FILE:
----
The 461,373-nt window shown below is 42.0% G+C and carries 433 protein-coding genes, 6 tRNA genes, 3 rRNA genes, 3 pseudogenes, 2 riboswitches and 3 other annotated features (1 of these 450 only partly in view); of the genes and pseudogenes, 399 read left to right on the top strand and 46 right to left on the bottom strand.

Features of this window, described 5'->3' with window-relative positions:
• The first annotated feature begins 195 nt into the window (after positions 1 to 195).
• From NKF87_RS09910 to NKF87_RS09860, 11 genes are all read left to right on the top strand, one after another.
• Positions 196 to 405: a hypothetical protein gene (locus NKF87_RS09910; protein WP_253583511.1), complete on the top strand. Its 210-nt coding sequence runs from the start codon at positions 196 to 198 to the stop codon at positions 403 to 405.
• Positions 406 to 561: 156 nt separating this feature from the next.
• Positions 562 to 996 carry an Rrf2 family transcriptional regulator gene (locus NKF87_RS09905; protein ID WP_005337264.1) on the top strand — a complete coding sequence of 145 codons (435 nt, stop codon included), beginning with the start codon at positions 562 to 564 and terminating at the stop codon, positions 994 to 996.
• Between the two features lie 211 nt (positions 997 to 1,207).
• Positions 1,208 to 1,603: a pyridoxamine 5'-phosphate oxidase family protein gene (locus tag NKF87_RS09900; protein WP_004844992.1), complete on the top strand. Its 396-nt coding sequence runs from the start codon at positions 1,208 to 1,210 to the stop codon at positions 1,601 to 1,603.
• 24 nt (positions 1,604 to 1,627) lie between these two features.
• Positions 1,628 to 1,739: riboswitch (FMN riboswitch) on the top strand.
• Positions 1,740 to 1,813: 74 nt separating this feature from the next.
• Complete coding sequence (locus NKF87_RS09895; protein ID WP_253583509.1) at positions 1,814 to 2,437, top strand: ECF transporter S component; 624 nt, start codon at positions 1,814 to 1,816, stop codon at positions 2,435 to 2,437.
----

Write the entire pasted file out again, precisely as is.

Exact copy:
The 461,373-nt window shown below is 42.0% G+C and carries 433 protein-coding genes, 6 tRNA genes, 3 rRNA genes, 3 pseudogenes, 2 riboswitches and 3 other annotated features (1 of these 450 only partly in view); of the genes and pseudogenes, 399 read left to right on the top strand and 46 right to left on the bottom strand.

Features of this window, described 5'->3' with window-relative positions:
• The first annotated feature begins 195 nt into the window (after positions 1 to 195).
• From NKF87_RS09910 to NKF87_RS09860, 11 genes are all read left to right on the top strand, one after another.
• Positions 196 to 405: a hypothetical protein gene (locus NKF87_RS09910; protein WP_253583511.1), complete on the top strand. Its 210-nt coding sequence runs from the start codon at positions 196 to 198 to the stop codon at positions 403 to 405.
• Positions 406 to 561: 156 nt separating this feature from the next.
• Positions 562 to 996 carry an Rrf2 family transcriptional regulator gene (locus NKF87_RS09905; protein ID WP_005337264.1) on the top strand — a complete coding sequence of 145 codons (435 nt, stop codon included), beginning with the start codon at positions 562 to 564 and terminating at the stop codon, positions 994 to 996.
• Between the two features lie 211 nt (positions 997 to 1,207).
• Positions 1,208 to 1,603: a pyridoxamine 5'-phosphate oxidase family protein gene (locus tag NKF87_RS09900; protein WP_004844992.1), complete on the top strand. Its 396-nt coding sequence runs from the start codon at positions 1,208 to 1,210 to the stop codon at positions 1,601 to 1,603.
• 24 nt (positions 1,604 to 1,627) lie between these two features.
• Positions 1,628 to 1,739: riboswitch (FMN riboswitch) on the top strand.
• Positions 1,740 to 1,813: 74 nt separating this feature from the next.
• Complete coding sequence (locus NKF87_RS09895; protein ID WP_253583509.1) at positions 1,814 to 2,437, top strand: ECF transporter S component; 624 nt, start codon at positions 1,814 to 1,816, stop codon at positions 2,435 to 2,437.